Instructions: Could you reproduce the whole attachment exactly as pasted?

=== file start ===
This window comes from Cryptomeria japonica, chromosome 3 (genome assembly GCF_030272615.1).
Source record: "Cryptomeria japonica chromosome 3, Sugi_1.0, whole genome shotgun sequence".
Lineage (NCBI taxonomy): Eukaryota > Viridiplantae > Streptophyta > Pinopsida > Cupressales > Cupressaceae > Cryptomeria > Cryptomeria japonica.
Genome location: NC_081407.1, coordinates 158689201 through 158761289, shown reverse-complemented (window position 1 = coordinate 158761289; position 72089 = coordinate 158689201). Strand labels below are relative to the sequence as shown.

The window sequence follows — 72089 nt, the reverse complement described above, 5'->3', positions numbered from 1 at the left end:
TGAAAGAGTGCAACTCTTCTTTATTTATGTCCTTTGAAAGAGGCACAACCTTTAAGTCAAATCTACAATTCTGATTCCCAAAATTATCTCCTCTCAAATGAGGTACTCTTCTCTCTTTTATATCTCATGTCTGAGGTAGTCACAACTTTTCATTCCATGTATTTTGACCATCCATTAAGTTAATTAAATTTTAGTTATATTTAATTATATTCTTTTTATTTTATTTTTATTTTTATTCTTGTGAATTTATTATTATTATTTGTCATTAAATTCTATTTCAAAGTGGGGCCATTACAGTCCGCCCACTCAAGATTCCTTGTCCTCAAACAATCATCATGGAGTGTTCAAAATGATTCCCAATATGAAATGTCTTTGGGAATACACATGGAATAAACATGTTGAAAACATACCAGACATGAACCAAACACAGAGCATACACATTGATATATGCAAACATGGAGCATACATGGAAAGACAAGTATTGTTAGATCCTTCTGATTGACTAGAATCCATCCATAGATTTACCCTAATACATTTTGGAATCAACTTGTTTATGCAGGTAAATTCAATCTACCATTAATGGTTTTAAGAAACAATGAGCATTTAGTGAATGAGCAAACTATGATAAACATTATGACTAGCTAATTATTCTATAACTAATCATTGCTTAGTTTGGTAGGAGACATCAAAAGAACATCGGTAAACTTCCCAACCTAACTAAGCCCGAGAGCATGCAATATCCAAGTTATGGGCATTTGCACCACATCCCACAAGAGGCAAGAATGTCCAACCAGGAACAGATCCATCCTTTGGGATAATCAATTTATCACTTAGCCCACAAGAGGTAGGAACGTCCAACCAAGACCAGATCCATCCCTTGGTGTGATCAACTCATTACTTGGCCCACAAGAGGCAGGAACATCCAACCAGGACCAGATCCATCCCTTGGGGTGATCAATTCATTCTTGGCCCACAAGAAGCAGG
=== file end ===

This window comes from Cryptomeria japonica, chromosome 3 (genome assembly GCF_030272615.1).
Source record: "Cryptomeria japonica chromosome 3, Sugi_1.0, whole genome shotgun sequence".
Lineage (NCBI taxonomy): Eukaryota > Viridiplantae > Streptophyta > Pinopsida > Cupressales > Cupressaceae > Cryptomeria > Cryptomeria japonica.
Genome location: NC_081407.1, coordinates 158689201 through 158761289, shown reverse-complemented (window position 1 = coordinate 158761289; position 72089 = coordinate 158689201). Strand labels below are relative to the sequence as shown.

The window sequence follows — 72089 nt, the reverse complement described above, 5'->3', positions numbered from 1 at the left end:
TGAAAGAGTGCAACTCTTCTTTATTTATGTCCTTTGAAAGAGGCACAACCTTTAAGTCAAATCTACAATTCTGATTCCCAAAATTATCTCCTCTCAAATGAGGTACTCTTCTCTCTTTTATATCTCATGTCTGAGGTAGTCACAACTTTTCATTCCATGTATTTTGACCATCCATTAAGTTAATTAAATTTTAGTTATATTTAATTATATTCTTTTTATTTTATTTTTATTTTTATTCTTGTGAATTTATTATTATTATTTGTCATTAAATTCTATTTCAAAGTGGGGCCATTACAGTCCGCCCACTCAAGATTCCTTGTCCTCAAACAATCATCATGGAGTGTTCAAAATGATTCCCAATATGAAATGTCTTTGGGAATACACATGGAATAAACATGTTGAAAACATACCAGACATGAACCAAACACAGAGCATACACATTGATATATGCAAACATGGAGCATACATGGAAAGACAAGTATTGTTAGATCCTTCTGATTGACTAGAATCCATCCATAGATTTACCCTAATACATTTTGGAATCAACTTGTTTATGCAGGTAAATTCAATCTACCATTAATGGTTTTAAGAAACAATGAGCATTTAGTGAATGAGCAAACTATGATAAACATTATGACTAGCTAATTATTCTATAACTAATCATTGCTTAGTTTGGTAGGAGACATCAAAAGAACATCGGTAAACTTCCCAACCTAACTAAGCCCGAGAGCATGCAATATCCAAGTTATGGGCATTTGCACCACATCCCACAAGAGGCAAGAATGTCCAACCAGGAACAGATCCATCCTTTGGGATAATCAATTTATCACTTAGCCCACAAGAGGTAGGAACGTCCAACCAAGACCAGATCCATCCCTTGGTGTGATCAACTCATTACTTGGCCCACAAGAGGCAGGAACATCCAACCAGGACCAGATCCATCCCTTGGGGTGATCAATTCATTCTTGGCCCACAAGAAGCAGG